Griner was hit in the leg, Bishop says, and he watched the officer use her weapon to prop herself up over the hood of a car. “I have never seen that level of courage and valor,” the Michigan Republican says.

 

Had Scalise not been at the practice with his Capitol Police security detail, the day could have ended much more tragically, Rep. Rodney Davis, R-Ill., says in an interview with The Daily Signal.

“Steve could … have had a meeting, but he was there, [and] because of that, and David and Crystal firing back, we’re all here today,” Davis says.

On July 27, 2017, President Donald Trump awarded the Presidential Medal of Valor to Bailey, who also was wounded, and to Griner, who was still walking on crutches, as well as to three Alexandria police officers who responded.

Like Johnson, Rep. Jeff Duncan, R-S.C., had departed practice early and, unbeknownst to him at the time, encountered the shooter as he was leaving with an aide and Rep. Ron DeSantis, R-Fla.


“I was running across the parking lot to my waiting vehicle. I ran into somebody that asked a question in the parking lot; turned out to be the shooter, Hodgkinson,” Duncan recalls, adding:

 "He said, ‘Excuse me, can you tell me who is practicing today, Republicans or Democrats?’ And I said, ‘This is the Republican team,’ and he said, ‘OK, thanks,’ and turned and ran across the parking lot.

Duncan says he believes it is a miracle that his life was spared.

 “Turns out the thug had my name on an assassin’s list that he carried in his pocket; there were six of us, and my name was on there. He had my description, had my age, had my office number, had a couple other details, but I didn’t know that at the time. That came out later,” Duncan says, adding:

 "I truly believe it was a God thing, it was a God thing. The thug had my name on his list, he talked with me. He either had scales on his eyes or just wasn’t ready to commit an act of murder at that point in time."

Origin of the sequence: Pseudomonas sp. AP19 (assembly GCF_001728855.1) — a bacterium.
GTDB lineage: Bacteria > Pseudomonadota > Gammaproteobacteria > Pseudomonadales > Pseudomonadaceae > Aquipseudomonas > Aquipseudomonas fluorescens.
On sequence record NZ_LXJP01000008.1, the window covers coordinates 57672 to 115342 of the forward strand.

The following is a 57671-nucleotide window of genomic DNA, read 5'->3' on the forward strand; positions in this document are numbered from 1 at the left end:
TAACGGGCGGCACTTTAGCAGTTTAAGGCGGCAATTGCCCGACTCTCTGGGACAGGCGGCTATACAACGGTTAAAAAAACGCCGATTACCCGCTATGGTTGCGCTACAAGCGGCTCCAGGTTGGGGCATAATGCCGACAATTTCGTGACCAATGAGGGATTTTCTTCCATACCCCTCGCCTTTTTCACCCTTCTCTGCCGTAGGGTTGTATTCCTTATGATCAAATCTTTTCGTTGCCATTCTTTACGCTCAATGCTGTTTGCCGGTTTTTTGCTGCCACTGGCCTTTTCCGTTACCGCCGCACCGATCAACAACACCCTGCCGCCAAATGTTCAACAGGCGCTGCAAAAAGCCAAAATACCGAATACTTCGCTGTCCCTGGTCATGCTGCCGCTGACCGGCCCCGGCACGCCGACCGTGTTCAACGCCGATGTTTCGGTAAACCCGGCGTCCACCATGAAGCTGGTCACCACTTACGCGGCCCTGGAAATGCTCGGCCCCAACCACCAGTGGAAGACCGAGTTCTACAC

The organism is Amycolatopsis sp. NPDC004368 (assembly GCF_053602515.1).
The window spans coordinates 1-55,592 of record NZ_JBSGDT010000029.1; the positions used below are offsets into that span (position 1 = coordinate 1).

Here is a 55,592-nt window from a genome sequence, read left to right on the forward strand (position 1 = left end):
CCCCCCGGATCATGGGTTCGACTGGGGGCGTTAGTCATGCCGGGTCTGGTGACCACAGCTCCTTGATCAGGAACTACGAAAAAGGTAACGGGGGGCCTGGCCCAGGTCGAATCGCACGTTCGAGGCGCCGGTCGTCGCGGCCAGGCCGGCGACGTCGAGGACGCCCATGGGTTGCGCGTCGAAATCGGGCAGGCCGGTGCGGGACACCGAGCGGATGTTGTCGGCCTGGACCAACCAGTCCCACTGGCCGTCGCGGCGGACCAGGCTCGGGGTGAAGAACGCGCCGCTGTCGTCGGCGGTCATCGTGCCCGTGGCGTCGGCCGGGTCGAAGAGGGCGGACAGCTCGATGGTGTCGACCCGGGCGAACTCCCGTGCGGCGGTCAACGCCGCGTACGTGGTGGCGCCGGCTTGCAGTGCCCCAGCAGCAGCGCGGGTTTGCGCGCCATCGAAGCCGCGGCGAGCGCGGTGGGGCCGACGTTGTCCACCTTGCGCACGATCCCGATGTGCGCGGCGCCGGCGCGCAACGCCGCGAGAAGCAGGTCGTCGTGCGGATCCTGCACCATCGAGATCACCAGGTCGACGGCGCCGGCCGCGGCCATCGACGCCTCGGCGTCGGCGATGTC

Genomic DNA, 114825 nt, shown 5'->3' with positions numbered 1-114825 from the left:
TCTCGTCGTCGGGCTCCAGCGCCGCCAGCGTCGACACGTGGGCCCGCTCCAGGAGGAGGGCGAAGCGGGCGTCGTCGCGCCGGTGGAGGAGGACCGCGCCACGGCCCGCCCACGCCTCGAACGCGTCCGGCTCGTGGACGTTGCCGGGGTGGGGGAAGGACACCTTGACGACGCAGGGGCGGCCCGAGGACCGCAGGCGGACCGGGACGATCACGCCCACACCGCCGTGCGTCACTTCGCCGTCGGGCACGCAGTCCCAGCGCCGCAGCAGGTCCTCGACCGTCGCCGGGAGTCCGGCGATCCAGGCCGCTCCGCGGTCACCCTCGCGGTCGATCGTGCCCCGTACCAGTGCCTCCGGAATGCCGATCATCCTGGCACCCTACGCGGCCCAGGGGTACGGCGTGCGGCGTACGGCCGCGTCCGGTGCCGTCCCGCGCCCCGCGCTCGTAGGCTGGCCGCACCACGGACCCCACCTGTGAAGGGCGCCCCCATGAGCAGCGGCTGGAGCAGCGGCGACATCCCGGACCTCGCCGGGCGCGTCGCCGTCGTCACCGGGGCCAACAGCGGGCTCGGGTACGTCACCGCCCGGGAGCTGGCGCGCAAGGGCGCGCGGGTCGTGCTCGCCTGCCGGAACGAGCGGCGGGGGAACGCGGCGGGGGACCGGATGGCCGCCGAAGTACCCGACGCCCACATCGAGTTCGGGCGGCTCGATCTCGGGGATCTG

Rep. Chuck Fleischmann, R-Tenn., tells The Daily Signal that the shooting reminded his colleagues on both sides of the aisle of the importance of their shared mission and responsibility.

 Fleischmann describes the incident as “sad,” “injurious,” and “devastating.”

Whether we are Republicans, Democrats, independents, House, Senate, and White House, judiciary, we are all there to serve the American people,” he says in an interview. “And despite our differences, which sometimes run deep, we want to try to come together and move our country forward in a very positive, very positive direction … since the shooting.”

 Davis says the shooting’s immediate aftermath reminded him of the goodwill that the country still possesses, even with its vast political differences.

 “To get my phone back later that evening and see the 400-plus texts and voicemails and calls, knowing that these were people that, if you look at the 24-hour news cycle, you wouldn’t expect that they would call and check on me,” Davis says. “But that is what I saw. I saw the humanity of people, regardless of whether you are Republican or Democrat.”

Duncan, the South Carolina lawmaker, says the shooting left a lasting impression on those who experienced it.

“It has been tough on the members of Congress that were there. And it has been a year now, and we still talk about it almost weekly, and have for a year,” Duncan says.

 “It is kind of strange how you kind of process everything through people who were there and people that understand, people that care.”

Comment by Bullheaded Texan on June 14, 2018 at 7:19pm
Photo
“I can still taste the dirt in my mouth when I hit the ground, that parched dirt,” says Rep. Mike Bishop, R-Mich. “It’s just a sensation that you will never forget.”
Year Later, Lawmakers Who Were There Reflect on Ballfield Shooting and How It Changed Their Outlook
Photo
“I can still taste the dirt in my mouth when I hit the ground, that parched dirt,” says Rep. Mike Bishop, R-Mich. “It’s just a sensation that you will never forget.”
Photo
“I can still taste the dirt in my mouth when I hit the ground, that parched dirt,” says Rep. Mike Bishop, R-Mich. “It’s just a sensation that you will never forget.”
Comment by Bullheaded Texan on June 14, 2018 at 7:08pm

The Meaning of the Stars and Stripes.

 6/13/18  Rep. Brad Wenstrup

President Harry Truman signed the national observance of Flag Day into law on June 14, 1949.